Online PE gets mixed reviews from students and fitness experts
By Katya Gutierrez
Coral Gables Senior High School
Zaira Gonzalez prepared for her first high school PE class in a peculiar way. She left her sneakers and PE shorts in the closet and took out her laptop.
Instead of loosening up with jumping jacks and toe touches, she cracked her knuckles and stretched her mouse finger.
Gonzalez is one of many taking advantage of a Florida law that allows high school students to get physical education credit online. Florida Virtual School, also known as FLVS, has become a means for students to get their credits without having to take up an entire class period.
Though convenient, online PE has a number of critics who contend that a curriculum without accountability for a real workout regimen is not effective.
Although physical education is a graduation requirement for a basic high school diploma in Miami-Dade, students who go online no longer have to engage in the traditional physical activities taught in the classroom. Only 33.6% of Miami-Dade teens engage in regular physical activity, according to a 2018 Health Council of South Florida study.
For Gonzalez, it was a matter of convenience.
“I decided to take the class during the summer so that when I started my freshman year I wouldn’t have to take it.”
Eric Gaines, the instructional leader of personal fitness at FLVS, said the course is “very, very popular, especially with homeschool students and high school seniors.”
“It’s a way for them to complete their credit and leaves them more room for other courses.”
Tania Clow, communications manager of FLVS, said the course allows for customization. Students can choose a sport more suitable for them, rather than having a sport assigned to them.
When choosing classes for high school, students are usually given the option to take either online or traditional PE. Since Florida schools require students to take a physical education course and an online course to graduate, many students use FLVS to fulfill both requirements.
Noelle Sanchez, a rising senior at Coral Gables Senior High, is another student who satisfied both requirements by taking the course.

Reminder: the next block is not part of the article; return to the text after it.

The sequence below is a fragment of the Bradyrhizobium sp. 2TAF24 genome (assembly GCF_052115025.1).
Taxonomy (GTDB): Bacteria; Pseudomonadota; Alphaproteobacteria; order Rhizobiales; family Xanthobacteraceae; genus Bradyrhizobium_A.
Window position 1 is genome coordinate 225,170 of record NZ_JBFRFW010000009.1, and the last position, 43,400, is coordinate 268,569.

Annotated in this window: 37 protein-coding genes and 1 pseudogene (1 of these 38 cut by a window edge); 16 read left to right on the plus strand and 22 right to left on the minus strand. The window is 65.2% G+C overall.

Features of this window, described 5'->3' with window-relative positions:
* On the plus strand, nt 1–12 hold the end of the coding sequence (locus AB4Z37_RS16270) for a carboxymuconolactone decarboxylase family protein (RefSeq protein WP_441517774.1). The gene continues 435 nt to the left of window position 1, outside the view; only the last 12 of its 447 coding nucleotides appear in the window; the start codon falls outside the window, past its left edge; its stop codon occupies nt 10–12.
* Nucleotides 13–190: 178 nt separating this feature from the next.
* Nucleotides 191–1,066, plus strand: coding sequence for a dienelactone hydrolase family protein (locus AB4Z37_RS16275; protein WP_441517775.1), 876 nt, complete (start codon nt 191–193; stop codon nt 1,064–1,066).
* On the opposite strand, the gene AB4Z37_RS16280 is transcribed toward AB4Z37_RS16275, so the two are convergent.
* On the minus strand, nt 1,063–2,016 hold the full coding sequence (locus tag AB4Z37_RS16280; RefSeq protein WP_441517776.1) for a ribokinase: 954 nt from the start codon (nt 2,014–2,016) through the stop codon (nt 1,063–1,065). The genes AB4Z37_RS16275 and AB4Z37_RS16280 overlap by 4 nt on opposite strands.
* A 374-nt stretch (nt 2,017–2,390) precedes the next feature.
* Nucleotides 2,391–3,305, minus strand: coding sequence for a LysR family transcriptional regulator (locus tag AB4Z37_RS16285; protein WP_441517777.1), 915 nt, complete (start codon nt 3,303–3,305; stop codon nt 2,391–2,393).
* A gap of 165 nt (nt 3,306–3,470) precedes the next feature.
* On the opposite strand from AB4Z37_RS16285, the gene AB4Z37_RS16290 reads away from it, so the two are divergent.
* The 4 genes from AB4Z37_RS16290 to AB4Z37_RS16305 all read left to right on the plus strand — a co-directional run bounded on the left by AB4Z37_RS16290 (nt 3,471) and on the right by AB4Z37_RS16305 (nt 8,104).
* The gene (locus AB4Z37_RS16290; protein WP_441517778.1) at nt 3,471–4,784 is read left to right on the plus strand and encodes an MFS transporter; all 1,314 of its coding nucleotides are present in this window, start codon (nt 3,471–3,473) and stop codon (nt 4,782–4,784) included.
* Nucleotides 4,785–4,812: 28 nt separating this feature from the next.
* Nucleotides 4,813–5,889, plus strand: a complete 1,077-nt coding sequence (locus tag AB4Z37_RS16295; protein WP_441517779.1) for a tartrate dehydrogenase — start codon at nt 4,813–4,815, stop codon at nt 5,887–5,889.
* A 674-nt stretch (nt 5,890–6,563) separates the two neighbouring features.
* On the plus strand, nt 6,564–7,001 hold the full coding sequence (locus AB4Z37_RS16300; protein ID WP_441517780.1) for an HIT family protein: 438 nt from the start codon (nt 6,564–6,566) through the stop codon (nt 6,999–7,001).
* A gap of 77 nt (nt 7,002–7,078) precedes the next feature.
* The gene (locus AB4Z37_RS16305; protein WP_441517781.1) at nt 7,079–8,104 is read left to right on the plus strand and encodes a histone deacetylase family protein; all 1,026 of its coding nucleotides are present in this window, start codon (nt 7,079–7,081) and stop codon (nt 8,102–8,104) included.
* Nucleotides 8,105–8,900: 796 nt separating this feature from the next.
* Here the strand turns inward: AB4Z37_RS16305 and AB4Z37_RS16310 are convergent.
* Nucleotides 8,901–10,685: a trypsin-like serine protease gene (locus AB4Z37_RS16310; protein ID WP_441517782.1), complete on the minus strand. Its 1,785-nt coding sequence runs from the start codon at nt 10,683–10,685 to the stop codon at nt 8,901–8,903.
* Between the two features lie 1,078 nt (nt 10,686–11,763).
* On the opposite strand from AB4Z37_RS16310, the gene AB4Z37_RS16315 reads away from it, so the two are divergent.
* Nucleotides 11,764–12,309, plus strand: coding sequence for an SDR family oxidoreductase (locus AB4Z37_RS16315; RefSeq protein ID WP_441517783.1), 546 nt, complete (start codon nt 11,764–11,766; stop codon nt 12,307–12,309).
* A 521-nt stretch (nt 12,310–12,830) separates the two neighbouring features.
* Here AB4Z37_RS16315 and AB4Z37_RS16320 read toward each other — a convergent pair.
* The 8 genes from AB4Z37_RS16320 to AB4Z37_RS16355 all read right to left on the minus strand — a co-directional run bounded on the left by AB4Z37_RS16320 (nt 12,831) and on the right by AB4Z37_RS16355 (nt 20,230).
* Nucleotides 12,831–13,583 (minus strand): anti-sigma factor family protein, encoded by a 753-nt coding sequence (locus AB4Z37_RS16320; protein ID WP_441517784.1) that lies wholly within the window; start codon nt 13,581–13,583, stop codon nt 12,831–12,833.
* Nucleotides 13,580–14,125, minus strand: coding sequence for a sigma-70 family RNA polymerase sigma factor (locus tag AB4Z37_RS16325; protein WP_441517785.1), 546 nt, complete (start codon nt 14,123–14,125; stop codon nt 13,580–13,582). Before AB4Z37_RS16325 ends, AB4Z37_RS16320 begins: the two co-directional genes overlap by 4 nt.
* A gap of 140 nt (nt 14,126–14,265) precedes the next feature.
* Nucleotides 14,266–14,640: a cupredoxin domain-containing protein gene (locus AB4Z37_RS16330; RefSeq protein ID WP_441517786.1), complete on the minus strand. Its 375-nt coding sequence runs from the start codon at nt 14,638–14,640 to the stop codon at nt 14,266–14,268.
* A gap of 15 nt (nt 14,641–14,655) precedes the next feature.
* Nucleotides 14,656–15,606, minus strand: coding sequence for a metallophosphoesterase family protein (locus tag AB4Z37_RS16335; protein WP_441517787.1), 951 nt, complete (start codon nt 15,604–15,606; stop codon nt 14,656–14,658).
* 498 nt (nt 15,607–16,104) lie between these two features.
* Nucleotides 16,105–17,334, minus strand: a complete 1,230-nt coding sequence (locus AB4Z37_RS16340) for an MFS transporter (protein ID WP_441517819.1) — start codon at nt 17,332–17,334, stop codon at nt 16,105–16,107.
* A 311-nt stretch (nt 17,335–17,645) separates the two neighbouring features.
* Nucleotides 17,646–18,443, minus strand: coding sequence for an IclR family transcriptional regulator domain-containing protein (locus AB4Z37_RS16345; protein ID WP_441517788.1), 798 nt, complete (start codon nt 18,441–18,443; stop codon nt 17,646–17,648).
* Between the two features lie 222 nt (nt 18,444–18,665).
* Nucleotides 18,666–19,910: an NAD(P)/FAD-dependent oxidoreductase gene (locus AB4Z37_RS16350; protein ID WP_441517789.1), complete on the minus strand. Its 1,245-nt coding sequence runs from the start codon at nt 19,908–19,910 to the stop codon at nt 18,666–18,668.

“I just wanted credit for the class and also because for school you need to pass an online course to graduate so I needed that,” said Sanchez. “It was also easier.”
Although the online course allows flexibility, there are contrasting opinions on the program’s effectiveness. After taking the online course, Gonzalez said that it is better to take physical education at school.
“There’s not a physical teacher there to watch you do the workouts so you can be like, ‘Oh i worked out 10 minutes’ when you didn’t,” Gonzalez said.
Alexis Canaves, a health fitness specialist at the UHealth Fitness and Wellness Center at the University of Miami’s Miller School of Medicine, emphasized the importance of physical fitness for teens.
Canaves explained that real exercise helps improve learning and retention in young people.
“There needs to be a physical aspect for it to really be PE,” she said.
Mariano Gutierrez, assistant general manager of the UFC Gym in Kendall, said that, along with missing out on necessary physical activity, taking PE online excludes the important team building skills formed in a traditional PE class.
“Physical education has a lot to do with the social interaction that teenagers and young people have,” Gutierrez said.
According to the Health Council of South Florida, last year 12.8% of teens in Miami-Dade were obese. A year earlier, the CDC reported that only 3 in 10 teens get the recommended 60 minutes of daily exercise and that fewer have gym class every day.
Sanchez explained that online PE gives students little incentive to meet their exercise goals. She “kind of” did her online exercises but only needed to record video of a small part of them and complete a quiz to finish her work.
Although the program periodically updates the videos used in the course, there are no major changes planned for the future of the physical education curriculum on FLVS.